Chart Rectification

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Grasping the exact moment - truly a difficult job

The reconstruction of a birth time, usually through timing important events in the person's life, and correlating them with hypothetical house cusps or axes. Many astrologers consider an exact birth time to be indispensable for an accurate natal chart interpretation, as determination of the rising sign, as well as locating planets and signs in houses, depend upon an accurate birth time. The accuracy of some predictive methods such as Primary Directions depends on the birth time being accurate to within a minute.

Unfortunately truly accurate official records of the time of birth are uncommon in western countries. Some birth registries record only the date of birth, and even a hospital record of the birth time might be rounded. Perhaps a person's mother remembers him being born "around 1:00" or only "late at night." (Accurate birth times seem more common in India, perhaps because of the greater acceptance of astrology there.)

In the past, determining accurate birth times was sufficiently difficult that astrologers pursued horary astrology as a means of answering practical questions. It is calibrated to the moment of the question being asked, which the astrologer could more easily determine once clocks came into widespread use.

Chart rectification "by hand" is a time-consuming exercise. There are now various computer programmes designed for chart rectification which makes the task easier and considerably less time-consuming. However, there is no objective external verification that a rectified time is, in fact accurate. Some astrologers argue that chart rectification based on concrete events is contradictory in spirit to esoteric and psychological astrology, which concentrate more on inner psychological processes rather than concrete events.

When the exact time of birth is unknown, the astrologer usually begins by inquiring about important events in an individual's life: for example, an important examination, wedding, birth of a child or the death of one of the parents. Then, with the help of various prognostic methods such as transits, solar arcs, and secondary progressions(it is advisable to use more than one method;) the astrologer looks to see whether these events occurred at the same time as important triggers on the axes, or hypothesized cusps of houses whose meanings correspond to particular events. These are the most individual factors in the horoscope because a small change in the time of birth causes them to move by several degrees. The ascendant and Medium Coeli (MC) move on average one degree of arc every four minutes.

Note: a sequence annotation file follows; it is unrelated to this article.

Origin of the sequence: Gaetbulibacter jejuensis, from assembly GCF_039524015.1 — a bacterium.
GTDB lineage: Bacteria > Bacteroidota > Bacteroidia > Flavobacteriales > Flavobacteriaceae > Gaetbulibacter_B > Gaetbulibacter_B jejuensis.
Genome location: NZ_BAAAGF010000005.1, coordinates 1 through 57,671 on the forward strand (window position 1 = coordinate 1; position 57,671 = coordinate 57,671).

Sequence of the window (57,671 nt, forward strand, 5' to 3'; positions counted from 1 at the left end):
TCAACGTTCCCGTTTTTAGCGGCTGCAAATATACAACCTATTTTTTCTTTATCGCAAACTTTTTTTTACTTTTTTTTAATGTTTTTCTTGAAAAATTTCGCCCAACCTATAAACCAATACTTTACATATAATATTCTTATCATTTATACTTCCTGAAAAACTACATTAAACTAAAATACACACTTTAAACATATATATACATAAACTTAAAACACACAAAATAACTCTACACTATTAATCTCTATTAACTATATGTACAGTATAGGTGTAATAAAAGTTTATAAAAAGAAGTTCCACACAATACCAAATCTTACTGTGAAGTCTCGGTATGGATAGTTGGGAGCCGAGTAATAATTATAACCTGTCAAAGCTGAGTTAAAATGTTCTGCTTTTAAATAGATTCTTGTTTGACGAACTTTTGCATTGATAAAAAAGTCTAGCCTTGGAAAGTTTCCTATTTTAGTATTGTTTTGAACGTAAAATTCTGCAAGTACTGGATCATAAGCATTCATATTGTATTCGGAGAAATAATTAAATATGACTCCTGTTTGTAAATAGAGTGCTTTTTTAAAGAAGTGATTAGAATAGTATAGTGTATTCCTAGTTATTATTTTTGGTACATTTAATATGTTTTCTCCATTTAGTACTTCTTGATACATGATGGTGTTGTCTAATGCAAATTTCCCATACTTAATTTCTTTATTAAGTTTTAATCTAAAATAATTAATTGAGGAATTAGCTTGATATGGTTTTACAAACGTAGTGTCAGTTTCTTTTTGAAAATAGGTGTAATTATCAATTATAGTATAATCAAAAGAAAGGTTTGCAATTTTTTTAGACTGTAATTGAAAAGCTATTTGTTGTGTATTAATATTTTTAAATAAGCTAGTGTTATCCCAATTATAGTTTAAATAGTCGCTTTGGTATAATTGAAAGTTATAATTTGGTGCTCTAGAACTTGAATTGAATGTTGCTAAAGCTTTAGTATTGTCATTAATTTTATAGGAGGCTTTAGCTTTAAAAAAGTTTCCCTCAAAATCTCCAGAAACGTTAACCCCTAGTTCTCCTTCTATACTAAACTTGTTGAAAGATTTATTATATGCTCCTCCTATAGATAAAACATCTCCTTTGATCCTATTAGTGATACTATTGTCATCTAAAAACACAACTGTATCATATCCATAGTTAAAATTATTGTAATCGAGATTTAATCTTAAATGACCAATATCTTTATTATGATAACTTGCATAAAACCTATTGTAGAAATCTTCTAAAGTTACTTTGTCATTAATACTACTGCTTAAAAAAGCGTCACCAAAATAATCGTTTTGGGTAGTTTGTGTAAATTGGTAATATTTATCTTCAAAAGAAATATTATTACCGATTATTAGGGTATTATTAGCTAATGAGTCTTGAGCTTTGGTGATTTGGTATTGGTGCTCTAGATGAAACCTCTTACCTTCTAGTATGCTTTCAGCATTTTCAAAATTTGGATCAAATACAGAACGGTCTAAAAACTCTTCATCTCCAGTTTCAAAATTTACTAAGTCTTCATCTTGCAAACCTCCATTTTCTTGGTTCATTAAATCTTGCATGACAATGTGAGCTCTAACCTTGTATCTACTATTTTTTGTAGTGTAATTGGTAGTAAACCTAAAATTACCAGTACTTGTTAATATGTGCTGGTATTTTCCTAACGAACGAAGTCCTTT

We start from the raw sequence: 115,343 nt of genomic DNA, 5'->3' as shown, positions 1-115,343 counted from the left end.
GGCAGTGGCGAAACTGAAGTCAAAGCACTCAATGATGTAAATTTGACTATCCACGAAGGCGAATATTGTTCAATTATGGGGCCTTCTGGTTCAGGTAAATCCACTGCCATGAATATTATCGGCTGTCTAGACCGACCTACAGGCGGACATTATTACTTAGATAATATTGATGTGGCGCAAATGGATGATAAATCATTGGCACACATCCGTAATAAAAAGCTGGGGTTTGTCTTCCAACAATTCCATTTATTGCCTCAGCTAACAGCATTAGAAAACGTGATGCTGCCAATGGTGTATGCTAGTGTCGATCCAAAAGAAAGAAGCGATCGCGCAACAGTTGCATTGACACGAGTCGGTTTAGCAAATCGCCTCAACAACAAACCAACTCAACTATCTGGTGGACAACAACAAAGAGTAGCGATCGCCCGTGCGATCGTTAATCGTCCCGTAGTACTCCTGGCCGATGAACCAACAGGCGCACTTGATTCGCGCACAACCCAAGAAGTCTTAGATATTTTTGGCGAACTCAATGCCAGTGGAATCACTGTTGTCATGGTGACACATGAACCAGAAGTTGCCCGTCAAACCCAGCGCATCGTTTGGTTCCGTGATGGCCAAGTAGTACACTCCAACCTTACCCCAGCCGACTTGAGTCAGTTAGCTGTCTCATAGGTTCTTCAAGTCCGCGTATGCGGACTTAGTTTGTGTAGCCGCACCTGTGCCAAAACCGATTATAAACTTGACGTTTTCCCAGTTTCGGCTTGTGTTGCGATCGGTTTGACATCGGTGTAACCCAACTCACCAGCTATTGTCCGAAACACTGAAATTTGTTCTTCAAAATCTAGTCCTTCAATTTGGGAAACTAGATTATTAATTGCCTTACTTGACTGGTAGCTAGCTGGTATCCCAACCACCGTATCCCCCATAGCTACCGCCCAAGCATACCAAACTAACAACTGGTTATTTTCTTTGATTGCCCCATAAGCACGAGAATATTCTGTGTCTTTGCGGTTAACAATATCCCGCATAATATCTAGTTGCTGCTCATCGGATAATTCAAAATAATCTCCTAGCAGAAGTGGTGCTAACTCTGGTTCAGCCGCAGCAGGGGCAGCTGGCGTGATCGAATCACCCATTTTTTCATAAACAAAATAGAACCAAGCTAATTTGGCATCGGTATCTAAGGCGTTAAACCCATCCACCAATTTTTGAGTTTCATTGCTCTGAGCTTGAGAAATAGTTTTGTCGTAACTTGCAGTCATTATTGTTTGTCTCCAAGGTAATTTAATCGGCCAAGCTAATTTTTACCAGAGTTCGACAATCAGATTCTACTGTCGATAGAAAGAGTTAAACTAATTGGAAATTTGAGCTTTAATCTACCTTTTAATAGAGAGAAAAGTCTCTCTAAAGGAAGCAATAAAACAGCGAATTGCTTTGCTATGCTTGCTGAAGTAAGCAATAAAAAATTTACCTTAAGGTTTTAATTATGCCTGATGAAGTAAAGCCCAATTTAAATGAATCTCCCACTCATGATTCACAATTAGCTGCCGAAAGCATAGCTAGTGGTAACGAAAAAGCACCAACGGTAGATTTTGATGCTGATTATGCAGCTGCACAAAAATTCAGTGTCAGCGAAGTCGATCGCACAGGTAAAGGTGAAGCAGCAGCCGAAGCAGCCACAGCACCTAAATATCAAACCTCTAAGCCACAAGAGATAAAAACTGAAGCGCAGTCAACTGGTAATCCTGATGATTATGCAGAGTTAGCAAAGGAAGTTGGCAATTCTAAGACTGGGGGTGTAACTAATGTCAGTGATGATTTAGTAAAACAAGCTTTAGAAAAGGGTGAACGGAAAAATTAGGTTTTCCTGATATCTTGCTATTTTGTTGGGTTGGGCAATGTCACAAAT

Modern astrologers generally prefer the Placidus house system as being most sensitive to the timing of life events.

The following examples suggest how astrologers attempt chart rectification:

  • For each trigger which is thematically related, a hypothetical ascendant or MC is calculated, depending on which axis is triggered. Suppose the (non-rectified) ascendant is estimated to be in mid-Capricorn based upon an obviously rounded recorded birth time, like "around 2:00." On the native's wedding date, Saturn was at 16 degrees 15 minutes Cancer, i.e. near the corresponding descendant or cusp of the seventh house of marriage. The hypothetical ascendant would therefore be set to 16 degrees 15 minutes Capricorn. The underlying hypothesis is that the event and the trigger can be exactly timed, which may be true in some but not all cases.
  • A similar process is carried out using the MC as the basis. For example, perhaps the Capricorn rising person moved house (an Imum Coeli or fourth house matter) or received a major career promotion (a MC matter) when Jupiter was in mid-Libra.
  • The astrologer will continue this process with various life events. For example, the birth of a child should be a fifth house matter. After several iterations of placing the person's life events in appropriate houses and applying different predictive methods to them, the astrologer sets a birth time on the basis of which value appears to give the most accurate results.

Some astrologers will also try to rectify a chart on the basis of the native's physical appearance, but it becomes even more difficult to separate out the effects of genetics, where family members share physical traits regardless of their rising signs, than it does to time events. First house planets or planets aspecting the actual ascendant will also have an effect on the person's physical appearance.

See also

Weblinks

Bibliography

  • Regulus Astrology: A Rectification Manual: The American Presidency. 796 pages or ebook (pdf); 2007. ISBN: 978-0-9801856-0-7 Review online (Thomas Callanan, Skyscript 2008)
  • Dobyns,Zipporah Pottenger, et al., 2010. Progressions, Directions and Rectification, American Federation of Astrologers
  • Efrein, Laurie, 1987. How to Rectify a Birth Chart, The Aquarian Press